National

Sept. 26 PSLV launch to be doubly special

On September 26, the PSLV satellite launcher will for the first time place its multiple passengers in two different orbits.

The flight is also significant as it will last two hours and 15 minutes, making it the PSLV’s longest ever.

A routine PSLV launch lasts about 20 minutes.

Three Indian and five foreign commercial spacecraft will ride in it together. Only the main passenger, ISRO’s 370-kg Scatsat-1 ocean and weather tracker, will get off first at a slightly higher orbit at 720 km. It will be out in the first 17 minutes, as is customary.

The remaining smaller satellites, weighing between 5 kg and 110 kg, will be ejected at 670 km — but after about two hours.

To make this possible, launch team engineers will shut down and restart the fourth and last stage of the vehicle (called PS4) twice during the flight, according to two senior officials in the know.

ISRO had tested this new techique during a PSLV flight in June this year. It then said the added versatility of reaching satellites to different orbits will enlarge its customer base: sometimes, different launch customers need to reach their satellites to different orbits or distances from Earth.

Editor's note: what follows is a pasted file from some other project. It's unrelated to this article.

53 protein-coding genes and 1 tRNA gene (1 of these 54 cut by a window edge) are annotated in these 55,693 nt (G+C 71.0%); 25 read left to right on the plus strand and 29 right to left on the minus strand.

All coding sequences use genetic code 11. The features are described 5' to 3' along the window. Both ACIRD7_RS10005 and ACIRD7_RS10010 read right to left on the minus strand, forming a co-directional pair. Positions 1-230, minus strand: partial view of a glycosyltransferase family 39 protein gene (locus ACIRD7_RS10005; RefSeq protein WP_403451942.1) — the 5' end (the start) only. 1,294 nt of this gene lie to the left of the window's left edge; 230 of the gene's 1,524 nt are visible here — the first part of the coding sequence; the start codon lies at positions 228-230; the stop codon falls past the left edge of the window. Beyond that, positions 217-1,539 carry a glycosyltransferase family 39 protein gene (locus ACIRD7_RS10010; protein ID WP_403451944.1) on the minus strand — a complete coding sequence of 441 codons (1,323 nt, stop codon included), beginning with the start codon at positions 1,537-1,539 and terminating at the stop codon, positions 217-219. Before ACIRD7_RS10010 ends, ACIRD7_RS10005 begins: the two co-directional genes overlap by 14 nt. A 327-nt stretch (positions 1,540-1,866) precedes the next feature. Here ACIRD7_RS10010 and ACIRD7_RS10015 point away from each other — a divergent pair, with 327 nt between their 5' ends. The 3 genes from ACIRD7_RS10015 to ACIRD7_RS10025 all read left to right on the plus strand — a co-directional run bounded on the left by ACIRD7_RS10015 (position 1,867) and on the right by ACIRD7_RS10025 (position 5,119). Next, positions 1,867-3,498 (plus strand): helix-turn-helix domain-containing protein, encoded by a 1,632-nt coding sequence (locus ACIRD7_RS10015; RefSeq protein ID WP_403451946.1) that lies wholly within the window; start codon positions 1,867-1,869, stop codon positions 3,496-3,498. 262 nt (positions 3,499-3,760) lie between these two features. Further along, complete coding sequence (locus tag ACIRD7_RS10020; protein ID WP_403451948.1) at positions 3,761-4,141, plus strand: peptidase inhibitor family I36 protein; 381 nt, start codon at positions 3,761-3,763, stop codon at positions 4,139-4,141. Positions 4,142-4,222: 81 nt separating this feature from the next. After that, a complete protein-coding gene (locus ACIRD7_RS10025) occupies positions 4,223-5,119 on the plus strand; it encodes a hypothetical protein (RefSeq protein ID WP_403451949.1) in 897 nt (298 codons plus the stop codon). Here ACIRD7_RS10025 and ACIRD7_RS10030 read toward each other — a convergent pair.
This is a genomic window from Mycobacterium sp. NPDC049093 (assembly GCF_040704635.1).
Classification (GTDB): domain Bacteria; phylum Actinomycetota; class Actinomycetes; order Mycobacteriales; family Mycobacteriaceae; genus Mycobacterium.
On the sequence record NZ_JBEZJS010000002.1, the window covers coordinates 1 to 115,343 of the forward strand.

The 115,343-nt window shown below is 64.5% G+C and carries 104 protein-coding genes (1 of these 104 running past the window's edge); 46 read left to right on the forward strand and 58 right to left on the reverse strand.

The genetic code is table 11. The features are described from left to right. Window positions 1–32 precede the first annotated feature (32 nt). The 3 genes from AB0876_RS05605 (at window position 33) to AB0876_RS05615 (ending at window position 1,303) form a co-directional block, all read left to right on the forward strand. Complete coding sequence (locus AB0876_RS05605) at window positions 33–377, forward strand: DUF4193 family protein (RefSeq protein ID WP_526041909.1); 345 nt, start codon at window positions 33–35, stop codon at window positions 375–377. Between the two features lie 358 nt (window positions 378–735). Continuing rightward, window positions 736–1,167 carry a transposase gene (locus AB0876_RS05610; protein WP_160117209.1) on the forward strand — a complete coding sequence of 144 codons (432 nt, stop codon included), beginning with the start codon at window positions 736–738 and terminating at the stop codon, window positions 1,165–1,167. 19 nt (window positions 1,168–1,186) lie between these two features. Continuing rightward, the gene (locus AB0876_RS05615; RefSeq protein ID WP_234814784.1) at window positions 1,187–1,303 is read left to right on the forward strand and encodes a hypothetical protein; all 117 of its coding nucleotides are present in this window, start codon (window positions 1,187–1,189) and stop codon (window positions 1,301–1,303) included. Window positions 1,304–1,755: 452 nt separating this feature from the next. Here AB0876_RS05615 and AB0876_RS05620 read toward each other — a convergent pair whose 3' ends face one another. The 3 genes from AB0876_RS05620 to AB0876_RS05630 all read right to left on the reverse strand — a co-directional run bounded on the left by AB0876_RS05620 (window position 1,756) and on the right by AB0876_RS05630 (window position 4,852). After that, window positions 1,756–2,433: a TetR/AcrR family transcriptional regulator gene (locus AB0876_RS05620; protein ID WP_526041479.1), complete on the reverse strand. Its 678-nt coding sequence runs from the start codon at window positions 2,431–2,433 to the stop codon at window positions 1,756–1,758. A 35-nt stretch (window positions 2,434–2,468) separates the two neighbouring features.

P.Kunhikrishnan, Director of the Satish Dhawan Space Centre, which handles launches at its two launchpads, said, “The campaign is in full swing for the launch of the PSLV-C35 on September 26. We have planned to release its different payloads [or spacecraft] at two different orbits this time. This will be a first multiple orbit launch in a single PSLV mission using the PS4 restart method.”

The PSLV has so far launched 39 remote-sensing satellites of ISRO, including the Chandrayaan-1 of 2008 and the Mars mission of 2013-14. It has also orbited 74 foreign commercial and university satellites in a global trend where the demand for its category of launch services is increasing.

About the spacecraft

Scatsat-1 370 kg [Indian; main payload]

Alsat-1B 103 kg

Alsat-2B 110 kg

Alsat Nano 7 kg

[All 3 Algerianearth observation satellites]

Pathfinder-1 44 kg [BlackSky, U.S.]

NLS-19 8 kg [University of Toronto, Canada]

PISat 5.7 kg [Student sat from PESIT Bengaluru]

Pratham 10 kg [IIT-Bombay's Dept of Aerospace Engg[

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